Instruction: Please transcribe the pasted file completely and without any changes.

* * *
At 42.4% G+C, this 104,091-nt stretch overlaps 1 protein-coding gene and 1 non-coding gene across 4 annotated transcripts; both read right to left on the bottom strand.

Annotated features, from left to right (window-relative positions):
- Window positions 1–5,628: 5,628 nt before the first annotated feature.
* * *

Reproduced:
At 42.4% G+C, this 104,091-nt stretch overlaps 1 protein-coding gene and 1 non-coding gene across 4 annotated transcripts; both read right to left on the bottom strand.

Annotated features, from left to right (window-relative positions):
- Window positions 1–5,628: 5,628 nt before the first annotated feature.